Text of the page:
I’ve noticed that I cry more. I don’t think it particularly unusual. People reflect more when they step out of that day to day pursuit. The day to day continues but the focus shifts. Tears are not an uncommon result. I wonder if some people who avoid stepping back have some apprehension about the upcoming experience.
Jackson Browne wrote and sang, “Now there’s a world of illusion and fantasy in the place where the real world belongs…” I find that line applying to me in that I cry for movies. I am touched by song. Words can move me to tears but not events so much. I can witness with compassionate detachment. Unless I am crying over a movie.
Horror doesn’t move me to tears. I prefer not to witness it and yet feel drawn with George Carlin’s admonishment about tragedy porn throbbing in my mind. So, sometimes I watch, but not for long and not obsessively.
I cry for fiction. That is what moves me the strongest and I do not understand why. A song that does this is Vonda Shepherd’s I Know Him by Heart. The singer had never met her perfect love but kept that ideal alive inside of her, like fragile hope.
I know that I yearn for the existence of that idea in the world, but why does it move me to tears? Do I not think it possible, or possibly requited? What makes me cry this way? I need to understand. Is it the sadness that accompanies the hope? Is it the futility of a romantic view of the world, where forces and nature are alive and do have a consciousness.
How is a person who is not moved by the imaginary different from one who is? Do the imaginary believers perhaps see fantasy as reality: doesn’t that have an allure? I know that I have walked that path and that I will walk it again. Sometimes imagining is immature? Is the ironic twist of that attitude of those who stop believing that keeps their imaginations infantile? That voice says, “Be careful of what you wish for,” and then the dark forms of insanity flash.
People tell me that crying is catharsis. I agree but want to know where the catharsis comes from. Does it come with a clear or even a riddled message? Why is it a riddle? Is it me that makes what is clear into a mystery? Is the mystery expressing itself through me? What kinds of combinations of those things might possibly exist?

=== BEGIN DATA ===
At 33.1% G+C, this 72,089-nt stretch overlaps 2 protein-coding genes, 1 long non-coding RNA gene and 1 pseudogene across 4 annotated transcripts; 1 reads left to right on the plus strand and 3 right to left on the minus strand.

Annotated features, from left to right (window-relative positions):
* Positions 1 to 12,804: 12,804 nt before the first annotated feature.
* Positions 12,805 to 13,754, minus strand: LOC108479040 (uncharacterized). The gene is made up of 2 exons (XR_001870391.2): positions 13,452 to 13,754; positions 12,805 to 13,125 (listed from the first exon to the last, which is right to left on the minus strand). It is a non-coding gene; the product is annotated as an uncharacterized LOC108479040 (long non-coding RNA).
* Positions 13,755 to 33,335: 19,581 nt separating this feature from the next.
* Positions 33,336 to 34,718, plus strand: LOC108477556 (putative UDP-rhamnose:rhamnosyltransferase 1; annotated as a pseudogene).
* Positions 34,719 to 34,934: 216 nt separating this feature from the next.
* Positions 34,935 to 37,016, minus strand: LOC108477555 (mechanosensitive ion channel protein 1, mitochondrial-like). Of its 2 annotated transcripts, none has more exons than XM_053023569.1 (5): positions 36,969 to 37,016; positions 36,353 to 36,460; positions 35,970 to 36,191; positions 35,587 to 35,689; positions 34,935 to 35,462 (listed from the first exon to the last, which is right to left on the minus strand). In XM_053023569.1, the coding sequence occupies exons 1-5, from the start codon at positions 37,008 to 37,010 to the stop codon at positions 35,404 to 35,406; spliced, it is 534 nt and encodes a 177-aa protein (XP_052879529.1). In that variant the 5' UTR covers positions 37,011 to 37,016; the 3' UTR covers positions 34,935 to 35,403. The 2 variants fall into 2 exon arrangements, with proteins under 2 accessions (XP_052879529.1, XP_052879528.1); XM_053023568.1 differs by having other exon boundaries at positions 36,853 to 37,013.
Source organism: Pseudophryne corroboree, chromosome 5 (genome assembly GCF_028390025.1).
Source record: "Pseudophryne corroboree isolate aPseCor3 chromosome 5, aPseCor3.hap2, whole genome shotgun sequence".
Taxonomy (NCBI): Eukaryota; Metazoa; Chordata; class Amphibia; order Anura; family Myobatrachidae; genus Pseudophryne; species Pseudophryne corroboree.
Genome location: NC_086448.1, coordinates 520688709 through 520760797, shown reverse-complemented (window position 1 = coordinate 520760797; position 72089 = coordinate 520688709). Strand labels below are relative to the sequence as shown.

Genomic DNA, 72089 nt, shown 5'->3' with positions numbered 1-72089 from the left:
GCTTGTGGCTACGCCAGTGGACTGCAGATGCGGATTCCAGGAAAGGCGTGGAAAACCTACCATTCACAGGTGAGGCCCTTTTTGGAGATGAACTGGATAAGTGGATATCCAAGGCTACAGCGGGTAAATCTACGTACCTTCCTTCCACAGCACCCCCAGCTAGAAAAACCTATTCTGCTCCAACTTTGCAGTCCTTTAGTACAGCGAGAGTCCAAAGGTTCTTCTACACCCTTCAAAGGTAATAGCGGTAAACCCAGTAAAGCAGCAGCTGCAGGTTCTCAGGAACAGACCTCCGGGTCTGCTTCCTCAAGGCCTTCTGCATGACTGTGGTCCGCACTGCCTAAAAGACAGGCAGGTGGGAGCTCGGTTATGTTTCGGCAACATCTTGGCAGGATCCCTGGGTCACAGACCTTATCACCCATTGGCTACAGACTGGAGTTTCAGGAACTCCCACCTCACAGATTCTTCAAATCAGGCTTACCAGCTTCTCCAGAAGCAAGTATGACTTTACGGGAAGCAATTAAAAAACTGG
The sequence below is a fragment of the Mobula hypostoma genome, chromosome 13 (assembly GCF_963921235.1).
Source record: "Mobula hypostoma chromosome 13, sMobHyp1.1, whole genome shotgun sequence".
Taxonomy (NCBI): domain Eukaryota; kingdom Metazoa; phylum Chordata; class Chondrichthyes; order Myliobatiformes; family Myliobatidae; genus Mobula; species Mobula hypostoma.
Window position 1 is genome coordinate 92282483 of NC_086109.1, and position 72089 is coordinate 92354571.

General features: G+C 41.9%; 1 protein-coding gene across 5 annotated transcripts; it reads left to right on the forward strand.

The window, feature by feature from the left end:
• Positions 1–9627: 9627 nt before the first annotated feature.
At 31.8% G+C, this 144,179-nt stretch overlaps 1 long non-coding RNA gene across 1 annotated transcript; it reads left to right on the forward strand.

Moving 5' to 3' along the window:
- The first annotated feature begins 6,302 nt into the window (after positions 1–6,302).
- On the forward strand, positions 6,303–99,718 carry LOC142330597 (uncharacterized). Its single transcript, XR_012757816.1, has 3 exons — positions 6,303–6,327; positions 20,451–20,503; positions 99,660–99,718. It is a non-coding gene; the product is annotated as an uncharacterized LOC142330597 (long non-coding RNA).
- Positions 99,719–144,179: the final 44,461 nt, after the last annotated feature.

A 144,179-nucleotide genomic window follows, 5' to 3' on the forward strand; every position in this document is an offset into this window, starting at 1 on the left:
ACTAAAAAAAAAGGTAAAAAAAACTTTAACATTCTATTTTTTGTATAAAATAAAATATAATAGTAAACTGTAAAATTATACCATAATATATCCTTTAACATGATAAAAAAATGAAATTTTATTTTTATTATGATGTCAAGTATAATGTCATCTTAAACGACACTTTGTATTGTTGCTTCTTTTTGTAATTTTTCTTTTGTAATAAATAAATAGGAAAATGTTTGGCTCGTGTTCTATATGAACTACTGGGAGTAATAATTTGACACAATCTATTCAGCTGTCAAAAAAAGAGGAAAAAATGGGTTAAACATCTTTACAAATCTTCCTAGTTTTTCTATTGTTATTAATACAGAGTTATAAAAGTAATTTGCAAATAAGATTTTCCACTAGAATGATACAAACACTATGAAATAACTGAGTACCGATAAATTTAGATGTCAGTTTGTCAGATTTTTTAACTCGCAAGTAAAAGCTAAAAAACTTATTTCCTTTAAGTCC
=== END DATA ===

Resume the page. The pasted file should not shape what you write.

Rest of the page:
Understanding why I cry for fiction is part of understanding the nature of my consciousness. What hasn’t been moves me more than what has occurred so far. After my mother died, I played a nonstop barrage of Frank Sinatra. My mom didn’t particularly worship him. She thought he was good. But for some reason he became a vehicle to my tears for her. I wanted to cry for her, but I needed music and words and images to help me.
Understanding why I don’t cry for reality is a different matter. Something about spilt milk and the milk that is just about to spill, but may not.
I can remember the first visual image that made me cry. It was Lassie. The face of a TV dog in a cameo while credits rolled and music played. I didn’t want Lassie to go. I was so young and my needs so immediate.
Much later, it was The Parent Trap and I sat in a theater, by myself in the dark and watched these twins struggle, sometimes humorously, to reunite their family. I remember feeling weak and stupid and wishing that I had a twin. Later, I learned that Haley Mills had played both parts. And I dreamed that I could be in two places at once and be my own twin.
There is a distance that creates intimacy. There is the open portal of imagery. There is a language beyond words. There is a beauty to words and to all languages and it makes me cry sometimes.
I think that I have learned to live with the tears and to accept them, but I also think that a distanced part of myself sees this as a necessary bargain. Sometimes I fear that this is the real me, accepting necessary bargains but to achieve what?
Depth is not meaning.
I know the Randall Jerrell poem 90 North, but I never believed that pain equaled wisdom. I did think that depth did.
There is this little know Kevin Costner film, A Perfect World. Its conclusion made me cry uncontrollably. I don’t know why, but I want to know. Is it the wanting to know that assigns me to this circular progression? Is it unknowable?
I cry for animals. My friend, my puppy Keats’ death caused an absolute eruption in my being. Warhorse made me cry. Is this a weakness in my character or an opportunity? Or does weakness sometimes bestow opportunity? Is it what comes next that matters?
If depth does not lead to knowledge, what is its purpose? It cannot be an end in and of itself. Depth inspires more weight than light.
Here I am, asking with flickering answers and attaching my hopes to a flashlight.